Despite all the good news stories here about Google and Facebook powering with clean energy—and pressuring their electric utilities to do the same—we learned in 2013 that the companies both joined the American Legislative Exchange Council (ALEC), a powerful corporate “bill mill.” ALEC offers corporations the chance to ghostwrite bills for state legislators, and has led a charge around the country in the past year to attack successful clean energy laws. Google and Facebook say they’re ALEC members for other, non-energy related reasons, but they shouldn’t be lending their good name or their money to a group that is undermining all the good they’ve done.
If you want to watch the new clean energy economy shake off the weight of the old polluting one, North Carolina provided a good glimpse into how that transition is unfolding in real time. Apple, Facebook and Google teamed up to compel their electric utility in North Carolina, Duke Energy, one of the nation’s biggest emitters of global warming pollution, to offer a new breakthrough renewable energy program in November.
Despite all the good news above, the company that may power more of the Internet than anyone, Amazon, remained addicted to coal. Amazon stores the data for some of the biggest Internet services in the world, including Netflix, Yelp, Pinterest and others. So its refusal to budge leaves a dark cloud over the otherwise increasingly sunny future of how the Internet will be powered. Tell Amazon to get on the clean energy bandwagon here, and look for more ways in 2014 that you can tell Amazon and its customers to power their wonderful services with equally wonderful energy from the wind and sun.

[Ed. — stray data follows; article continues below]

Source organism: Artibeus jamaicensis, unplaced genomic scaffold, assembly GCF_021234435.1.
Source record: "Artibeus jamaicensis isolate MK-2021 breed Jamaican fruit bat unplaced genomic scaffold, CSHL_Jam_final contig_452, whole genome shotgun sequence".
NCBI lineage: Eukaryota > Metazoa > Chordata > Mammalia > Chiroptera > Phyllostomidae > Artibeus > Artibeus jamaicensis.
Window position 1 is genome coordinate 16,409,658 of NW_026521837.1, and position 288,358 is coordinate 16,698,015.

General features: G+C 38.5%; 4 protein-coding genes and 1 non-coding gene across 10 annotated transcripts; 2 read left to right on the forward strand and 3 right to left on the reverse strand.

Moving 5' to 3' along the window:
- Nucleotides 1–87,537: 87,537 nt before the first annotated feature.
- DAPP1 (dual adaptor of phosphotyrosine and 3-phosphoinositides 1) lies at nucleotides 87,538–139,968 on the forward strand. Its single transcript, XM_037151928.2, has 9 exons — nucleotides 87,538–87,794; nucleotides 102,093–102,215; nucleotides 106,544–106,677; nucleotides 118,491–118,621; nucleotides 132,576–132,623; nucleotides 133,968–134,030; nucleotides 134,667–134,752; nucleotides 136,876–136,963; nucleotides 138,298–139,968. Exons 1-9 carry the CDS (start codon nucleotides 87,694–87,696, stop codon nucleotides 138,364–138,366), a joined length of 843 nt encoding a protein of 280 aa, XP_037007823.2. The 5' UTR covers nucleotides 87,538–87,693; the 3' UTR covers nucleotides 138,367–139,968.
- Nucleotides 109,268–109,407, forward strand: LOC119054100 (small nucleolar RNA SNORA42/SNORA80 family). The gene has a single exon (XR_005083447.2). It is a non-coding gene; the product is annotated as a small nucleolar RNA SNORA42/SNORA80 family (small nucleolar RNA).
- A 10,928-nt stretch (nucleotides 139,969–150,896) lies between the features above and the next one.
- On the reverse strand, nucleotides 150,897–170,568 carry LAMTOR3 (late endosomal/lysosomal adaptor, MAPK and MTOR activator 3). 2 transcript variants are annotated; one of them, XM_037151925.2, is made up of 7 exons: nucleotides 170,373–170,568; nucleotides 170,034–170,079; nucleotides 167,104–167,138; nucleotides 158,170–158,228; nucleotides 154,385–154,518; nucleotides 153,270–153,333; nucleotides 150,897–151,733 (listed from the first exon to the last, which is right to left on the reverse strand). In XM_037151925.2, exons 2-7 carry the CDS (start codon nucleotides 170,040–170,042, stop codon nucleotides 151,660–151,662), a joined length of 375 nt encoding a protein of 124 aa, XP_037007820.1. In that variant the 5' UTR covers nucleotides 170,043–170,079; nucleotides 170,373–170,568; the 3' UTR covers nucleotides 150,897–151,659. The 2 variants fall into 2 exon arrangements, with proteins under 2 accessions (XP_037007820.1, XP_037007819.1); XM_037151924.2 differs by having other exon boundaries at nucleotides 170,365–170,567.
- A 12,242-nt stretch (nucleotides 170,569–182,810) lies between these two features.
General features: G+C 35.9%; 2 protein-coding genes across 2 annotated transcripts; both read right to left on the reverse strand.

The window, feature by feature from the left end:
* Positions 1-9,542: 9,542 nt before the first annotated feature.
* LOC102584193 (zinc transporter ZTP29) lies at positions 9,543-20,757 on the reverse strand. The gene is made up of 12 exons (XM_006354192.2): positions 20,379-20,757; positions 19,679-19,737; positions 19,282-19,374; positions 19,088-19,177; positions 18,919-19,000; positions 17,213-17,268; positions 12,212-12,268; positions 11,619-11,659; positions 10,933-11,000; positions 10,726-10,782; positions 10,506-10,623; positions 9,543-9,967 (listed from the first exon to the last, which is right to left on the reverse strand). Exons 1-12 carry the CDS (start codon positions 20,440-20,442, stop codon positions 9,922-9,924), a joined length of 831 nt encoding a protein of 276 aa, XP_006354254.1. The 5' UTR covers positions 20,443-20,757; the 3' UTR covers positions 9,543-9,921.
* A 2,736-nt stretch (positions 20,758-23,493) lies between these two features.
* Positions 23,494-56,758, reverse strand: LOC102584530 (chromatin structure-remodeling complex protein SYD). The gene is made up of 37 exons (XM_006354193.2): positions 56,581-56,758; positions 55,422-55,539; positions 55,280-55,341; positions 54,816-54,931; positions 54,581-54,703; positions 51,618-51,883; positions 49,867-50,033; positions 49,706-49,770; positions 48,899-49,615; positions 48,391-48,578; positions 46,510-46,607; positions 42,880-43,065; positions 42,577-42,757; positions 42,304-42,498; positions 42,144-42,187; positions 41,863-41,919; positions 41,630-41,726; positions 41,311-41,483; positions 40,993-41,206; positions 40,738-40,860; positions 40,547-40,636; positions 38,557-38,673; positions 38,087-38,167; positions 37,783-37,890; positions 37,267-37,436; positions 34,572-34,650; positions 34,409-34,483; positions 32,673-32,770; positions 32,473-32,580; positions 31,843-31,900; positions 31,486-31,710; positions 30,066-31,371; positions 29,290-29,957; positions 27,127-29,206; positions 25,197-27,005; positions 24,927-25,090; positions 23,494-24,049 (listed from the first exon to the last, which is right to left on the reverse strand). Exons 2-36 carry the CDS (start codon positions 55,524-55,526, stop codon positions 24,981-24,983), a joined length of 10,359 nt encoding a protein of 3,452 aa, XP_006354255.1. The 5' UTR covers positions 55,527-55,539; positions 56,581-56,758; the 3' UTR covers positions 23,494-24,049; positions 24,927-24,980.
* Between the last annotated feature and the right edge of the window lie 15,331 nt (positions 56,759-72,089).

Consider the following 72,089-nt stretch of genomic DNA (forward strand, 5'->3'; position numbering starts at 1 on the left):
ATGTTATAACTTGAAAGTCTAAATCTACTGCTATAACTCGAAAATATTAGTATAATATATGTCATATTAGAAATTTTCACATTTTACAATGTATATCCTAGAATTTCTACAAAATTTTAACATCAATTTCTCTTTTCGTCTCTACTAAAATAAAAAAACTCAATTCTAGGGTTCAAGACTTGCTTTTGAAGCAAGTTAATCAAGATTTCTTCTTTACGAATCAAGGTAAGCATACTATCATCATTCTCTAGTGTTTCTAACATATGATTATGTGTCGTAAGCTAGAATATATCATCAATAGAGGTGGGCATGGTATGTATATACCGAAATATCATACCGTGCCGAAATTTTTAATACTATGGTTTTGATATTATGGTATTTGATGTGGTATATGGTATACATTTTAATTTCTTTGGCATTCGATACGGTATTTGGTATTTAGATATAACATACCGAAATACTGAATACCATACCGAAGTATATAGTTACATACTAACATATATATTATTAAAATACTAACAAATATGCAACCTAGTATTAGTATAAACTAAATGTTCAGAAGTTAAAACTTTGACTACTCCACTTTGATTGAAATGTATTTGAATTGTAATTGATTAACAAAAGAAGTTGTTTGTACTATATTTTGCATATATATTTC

Visit EcoWatch’s RENEWABLES page for more related news on this topic.
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It is undisputed that vitamin D plays a role everywhere in the body and performs important functions. A severe vitamin D deficiency, which can occur at a level of 12 nanograms per milliliter of blood or less, leads to severe and painful bone deformations known as rickets in infants and young children and osteomalacia in adults. Unfortunately, this is where the scientific consensus ends.
Where Does the Deficiency Begin?<p>Nobody knows exactly how much vitamin D a person actually needs. The question of when a deficiency starts is correspondingly controversial. However, vitamin D is becoming increasingly popular.Not only is the pseudo-scientific literature on the "sun vitamin" experiencing an upswing, but the number of published studies has also increased enormously in recent years. For example, in 2019 <a href="https://academic.oup.com/edrv/article/40/4/1109/5126915" target="_blank">a study found that</a> Vitamin D is responsible for keeping the skeleton functional and is associated with cardiovascular diseases, type 2 diabetes and various types of cancer. <br></p>
An All-Rounder<p>Vitamin D levels in the body rise and fall according to sun exposure. If sufficient UV rays reach the skin, the body is able to produce the vitamin itself. However, the human body only derives an estimated 10 to 20 percent of its daily requirement from food.</p><p>The vitamin D that we synthesize from sunlight or food is not biologically active at first. Before the kidneys can produce the biologically active form of the vitamin, known as calcitriol, and release it into the blood, some metabolic processes must take place beforehand.</p><p>In addition, many organs have receptors to which the precursor of calcitriol binds. Further, this substance is also present in blood.</p><p>From this precursor, the organs then produce calcitriol themselves, which the body then uses for countless other processes in the body. This form of vitamin D thus regulates insulin secretion, inhibits tumor growth, and promotes the formation of red blood cells as well as the survival and activity of macrophages, which are important for the <a href="https://www.mdpi.com/2072-6643/5/7/2502/htm" target="_blank">immune system.</a></p>